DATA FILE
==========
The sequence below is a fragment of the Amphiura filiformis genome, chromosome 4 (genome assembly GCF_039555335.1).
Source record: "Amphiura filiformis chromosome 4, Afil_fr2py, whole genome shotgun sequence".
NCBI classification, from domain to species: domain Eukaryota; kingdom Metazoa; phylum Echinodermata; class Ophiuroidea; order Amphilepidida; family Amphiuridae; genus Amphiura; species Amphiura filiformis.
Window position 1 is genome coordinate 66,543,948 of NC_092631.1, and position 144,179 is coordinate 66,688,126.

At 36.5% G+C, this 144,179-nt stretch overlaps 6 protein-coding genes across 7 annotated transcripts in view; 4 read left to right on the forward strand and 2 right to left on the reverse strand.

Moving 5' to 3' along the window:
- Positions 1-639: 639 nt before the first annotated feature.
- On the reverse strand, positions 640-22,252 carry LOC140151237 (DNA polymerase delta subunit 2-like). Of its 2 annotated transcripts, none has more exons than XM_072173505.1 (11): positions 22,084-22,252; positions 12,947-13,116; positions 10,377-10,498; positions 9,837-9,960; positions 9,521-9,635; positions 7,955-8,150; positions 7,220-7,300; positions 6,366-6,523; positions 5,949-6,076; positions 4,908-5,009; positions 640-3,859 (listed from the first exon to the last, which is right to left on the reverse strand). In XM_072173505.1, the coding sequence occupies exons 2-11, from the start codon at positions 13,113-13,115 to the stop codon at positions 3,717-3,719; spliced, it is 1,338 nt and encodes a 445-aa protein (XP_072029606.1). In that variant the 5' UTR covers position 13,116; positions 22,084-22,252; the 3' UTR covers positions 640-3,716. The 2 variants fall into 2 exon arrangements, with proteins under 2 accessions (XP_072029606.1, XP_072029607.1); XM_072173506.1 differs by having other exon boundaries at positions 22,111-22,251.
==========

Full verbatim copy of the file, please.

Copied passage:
The sequence below is a fragment of the Amphiura filiformis genome, chromosome 4 (genome assembly GCF_039555335.1).
Source record: "Amphiura filiformis chromosome 4, Afil_fr2py, whole genome shotgun sequence".
NCBI classification, from domain to species: domain Eukaryota; kingdom Metazoa; phylum Echinodermata; class Ophiuroidea; order Amphilepidida; family Amphiuridae; genus Amphiura; species Amphiura filiformis.
Window position 1 is genome coordinate 66,543,948 of NC_092631.1, and position 144,179 is coordinate 66,688,126.

At 36.5% G+C, this 144,179-nt stretch overlaps 6 protein-coding genes across 7 annotated transcripts in view; 4 read left to right on the forward strand and 2 right to left on the reverse strand.

Moving 5' to 3' along the window:
- Positions 1-639: 639 nt before the first annotated feature.
- On the reverse strand, positions 640-22,252 carry LOC140151237 (DNA polymerase delta subunit 2-like). Of its 2 annotated transcripts, none has more exons than XM_072173505.1 (11): positions 22,084-22,252; positions 12,947-13,116; positions 10,377-10,498; positions 9,837-9,960; positions 9,521-9,635; positions 7,955-8,150; positions 7,220-7,300; positions 6,366-6,523; positions 5,949-6,076; positions 4,908-5,009; positions 640-3,859 (listed from the first exon to the last, which is right to left on the reverse strand). In XM_072173505.1, the coding sequence occupies exons 2-11, from the start codon at positions 13,113-13,115 to the stop codon at positions 3,717-3,719; spliced, it is 1,338 nt and encodes a 445-aa protein (XP_072029606.1). In that variant the 5' UTR covers position 13,116; positions 22,084-22,252; the 3' UTR covers positions 640-3,716. The 2 variants fall into 2 exon arrangements, with proteins under 2 accessions (XP_072029606.1, XP_072029607.1); XM_072173506.1 differs by having other exon boundaries at positions 22,111-22,251.